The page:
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New fire hall approved, but at twice the expected cost

Published on

Cathy Dobson

Sarnia is getting a new $7.3-million fire hall this year to replace the aging station at the corner of Colborne Road and Michigan Avenue.

“I’ve got to be honest, it’s a great relief,” Fire Chief Bryan Van Gaver said following council’s unanimous approval on Feb. 28.

“It’s a relief to finally move forward. It’s been a long time coming.”

Station #3 serves the city’s north end, the downtown core, Sandy Lane, and several nursing homes. Last year, the station responded to 749 calls.

It’s been 10 years since the almost 70-year-old fire hall was earmarked for replacement.

It can’t accommodate the large fire engines needed to fight highrise fires today. It has no space to decontaminate clothing and equipment, and lacks separate washrooms for men and women.

The new station will have 8,500 square feet of space – 70% larger than the current one – and two bays instead of one. It will go up west of the existing station, with space for trucks to leave on Colborne and return on Michigan.

“I look forward to cutting the ribbon,” said Chief Van Gaver. If construction moves along as quickly as planned, the new station could be finished by the end of this year.

Several councillors said they were shocked that the lowest construction bid came in twice the estimated price.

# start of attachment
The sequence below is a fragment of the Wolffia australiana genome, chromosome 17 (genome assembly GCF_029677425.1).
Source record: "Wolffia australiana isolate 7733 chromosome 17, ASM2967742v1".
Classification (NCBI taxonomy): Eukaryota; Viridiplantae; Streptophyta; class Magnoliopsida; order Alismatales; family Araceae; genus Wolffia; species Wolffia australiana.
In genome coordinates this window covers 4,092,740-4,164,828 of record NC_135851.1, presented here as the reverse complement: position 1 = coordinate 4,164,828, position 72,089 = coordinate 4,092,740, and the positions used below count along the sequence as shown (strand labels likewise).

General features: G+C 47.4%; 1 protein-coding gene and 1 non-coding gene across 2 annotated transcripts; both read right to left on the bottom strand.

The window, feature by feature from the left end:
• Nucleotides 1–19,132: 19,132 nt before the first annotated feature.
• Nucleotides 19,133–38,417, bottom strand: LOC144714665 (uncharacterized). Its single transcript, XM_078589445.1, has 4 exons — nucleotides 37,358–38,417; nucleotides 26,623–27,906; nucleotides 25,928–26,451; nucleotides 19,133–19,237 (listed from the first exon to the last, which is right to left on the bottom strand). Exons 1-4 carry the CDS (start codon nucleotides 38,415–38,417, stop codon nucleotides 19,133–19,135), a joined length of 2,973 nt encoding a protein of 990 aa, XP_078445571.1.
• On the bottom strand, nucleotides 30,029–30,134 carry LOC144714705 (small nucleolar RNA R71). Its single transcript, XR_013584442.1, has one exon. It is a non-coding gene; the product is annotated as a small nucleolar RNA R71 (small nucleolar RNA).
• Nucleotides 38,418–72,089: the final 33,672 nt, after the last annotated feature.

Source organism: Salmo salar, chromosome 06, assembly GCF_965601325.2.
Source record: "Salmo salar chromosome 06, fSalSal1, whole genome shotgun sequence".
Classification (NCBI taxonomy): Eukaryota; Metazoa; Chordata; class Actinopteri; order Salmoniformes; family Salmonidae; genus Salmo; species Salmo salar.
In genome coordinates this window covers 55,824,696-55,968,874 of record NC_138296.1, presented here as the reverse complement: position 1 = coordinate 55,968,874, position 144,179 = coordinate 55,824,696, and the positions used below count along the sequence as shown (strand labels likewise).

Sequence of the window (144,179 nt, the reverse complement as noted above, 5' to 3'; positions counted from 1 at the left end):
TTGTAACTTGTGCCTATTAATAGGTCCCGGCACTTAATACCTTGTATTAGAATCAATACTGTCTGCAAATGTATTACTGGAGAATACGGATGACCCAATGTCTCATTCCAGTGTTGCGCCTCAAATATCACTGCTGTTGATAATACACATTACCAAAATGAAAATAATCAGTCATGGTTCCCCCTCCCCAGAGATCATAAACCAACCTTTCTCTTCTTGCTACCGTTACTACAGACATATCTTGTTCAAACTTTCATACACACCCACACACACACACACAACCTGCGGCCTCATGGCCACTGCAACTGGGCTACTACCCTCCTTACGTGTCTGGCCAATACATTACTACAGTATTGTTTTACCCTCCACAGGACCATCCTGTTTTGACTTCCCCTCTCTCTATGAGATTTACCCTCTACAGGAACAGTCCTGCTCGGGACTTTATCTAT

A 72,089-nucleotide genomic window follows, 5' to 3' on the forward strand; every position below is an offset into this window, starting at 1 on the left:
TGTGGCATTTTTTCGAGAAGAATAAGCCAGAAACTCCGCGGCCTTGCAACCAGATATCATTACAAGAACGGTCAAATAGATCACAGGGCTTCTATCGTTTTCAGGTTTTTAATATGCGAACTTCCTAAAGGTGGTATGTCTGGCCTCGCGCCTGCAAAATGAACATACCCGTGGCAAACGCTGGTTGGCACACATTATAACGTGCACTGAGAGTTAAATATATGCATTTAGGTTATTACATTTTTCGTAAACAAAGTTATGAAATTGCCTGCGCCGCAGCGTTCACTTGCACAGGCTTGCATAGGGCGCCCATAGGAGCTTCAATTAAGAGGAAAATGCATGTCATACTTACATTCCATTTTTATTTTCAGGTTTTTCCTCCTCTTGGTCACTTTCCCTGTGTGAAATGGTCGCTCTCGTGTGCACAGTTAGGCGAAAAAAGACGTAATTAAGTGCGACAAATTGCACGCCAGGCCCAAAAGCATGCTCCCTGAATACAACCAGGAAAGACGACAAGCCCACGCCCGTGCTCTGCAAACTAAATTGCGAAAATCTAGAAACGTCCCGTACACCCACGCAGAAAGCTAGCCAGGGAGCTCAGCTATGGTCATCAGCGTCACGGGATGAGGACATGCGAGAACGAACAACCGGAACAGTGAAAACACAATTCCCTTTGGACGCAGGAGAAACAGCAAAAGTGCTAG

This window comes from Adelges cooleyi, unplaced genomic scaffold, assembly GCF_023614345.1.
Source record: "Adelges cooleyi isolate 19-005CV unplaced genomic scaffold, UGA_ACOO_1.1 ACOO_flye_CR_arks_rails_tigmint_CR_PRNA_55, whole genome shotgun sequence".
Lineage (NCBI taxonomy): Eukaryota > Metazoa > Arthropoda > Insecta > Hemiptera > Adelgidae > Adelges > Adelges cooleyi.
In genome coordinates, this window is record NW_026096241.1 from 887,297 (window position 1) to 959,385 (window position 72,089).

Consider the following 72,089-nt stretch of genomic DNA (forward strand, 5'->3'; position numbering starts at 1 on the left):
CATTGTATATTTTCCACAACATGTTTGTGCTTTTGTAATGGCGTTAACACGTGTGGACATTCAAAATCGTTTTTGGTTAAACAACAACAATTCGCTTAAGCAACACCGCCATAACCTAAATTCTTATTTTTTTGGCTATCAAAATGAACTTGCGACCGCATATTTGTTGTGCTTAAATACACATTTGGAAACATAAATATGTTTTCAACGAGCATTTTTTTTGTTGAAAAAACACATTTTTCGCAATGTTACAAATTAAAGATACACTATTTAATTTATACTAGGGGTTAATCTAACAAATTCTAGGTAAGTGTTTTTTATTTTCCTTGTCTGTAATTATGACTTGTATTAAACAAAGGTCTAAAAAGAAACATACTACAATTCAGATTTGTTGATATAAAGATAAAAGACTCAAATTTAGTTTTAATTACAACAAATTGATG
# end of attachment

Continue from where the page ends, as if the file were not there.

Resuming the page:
Last April, the price of a new station was pegged at $3.5 million. When it went out for tender this year, the low bid was $7.39 million, including HST, and a 10% contingency budget for unforeseen costs.

Before accepting the bid from Concord-based Quad Pro Construction Inc., several councillors commented about the surprising increase.

“Why is this two times the cost? Do we need that much of a building?” asked Coun. Terry Burrell.

“Anytime we downscale with an eye to adding on later, it never happens,” replied Mayor Mike Bradley. “If you’re going to do it right, do it right the first time.”

Van Gaver told council he too was concerned about the price hike, but had confidence in the tendering process. The company was unanimously chosen by the entire project team, he said.

The chief blamed the pandemic for driving up the price of construction materials.

It’s unfortunate the fire hall replacement was consistently “put on the backburner” while prices rose, he said.

If anything can be learned, it’s that delays lead to higher capital costs, said Coun. Brian White. “The exorbitant cost should be a lesson to us.”

Coun. Mike Stark sought to have the city borrow a portion of the money. But council voted to pay the entire $7.3 million from the city’s capital budget and federal gas tax funds.

Van Gaver said he hopes to meet with the contractor in the coming days to get the ball rolling on construction.

 

 

 

 

 

 

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